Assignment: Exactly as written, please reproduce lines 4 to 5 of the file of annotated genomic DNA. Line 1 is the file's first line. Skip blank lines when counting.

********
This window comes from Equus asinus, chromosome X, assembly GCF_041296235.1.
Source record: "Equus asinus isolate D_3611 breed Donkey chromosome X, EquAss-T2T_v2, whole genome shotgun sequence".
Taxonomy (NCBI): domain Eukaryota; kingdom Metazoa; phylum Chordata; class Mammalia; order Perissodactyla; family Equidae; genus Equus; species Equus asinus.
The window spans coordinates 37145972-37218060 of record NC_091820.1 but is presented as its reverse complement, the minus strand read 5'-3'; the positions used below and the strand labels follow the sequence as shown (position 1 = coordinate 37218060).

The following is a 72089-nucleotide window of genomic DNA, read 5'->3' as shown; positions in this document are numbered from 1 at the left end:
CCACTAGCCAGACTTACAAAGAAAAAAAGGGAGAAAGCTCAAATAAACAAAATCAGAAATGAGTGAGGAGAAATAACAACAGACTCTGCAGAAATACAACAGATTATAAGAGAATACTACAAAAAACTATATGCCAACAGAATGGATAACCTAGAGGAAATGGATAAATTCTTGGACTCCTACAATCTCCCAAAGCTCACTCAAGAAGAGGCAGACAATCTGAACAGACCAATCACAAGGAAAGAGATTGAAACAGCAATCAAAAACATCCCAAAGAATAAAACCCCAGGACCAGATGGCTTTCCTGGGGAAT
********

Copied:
The window spans coordinates 37145972-37218060 of record NC_091820.1 but is presented as its reverse complement, the minus strand read 5'-3'; the positions used below and the strand labels follow the sequence as shown (position 1 = coordinate 37218060).

The following is a 72089-nucleotide window of genomic DNA, read 5'->3' as shown; positions in this document are numbered from 1 at the left end: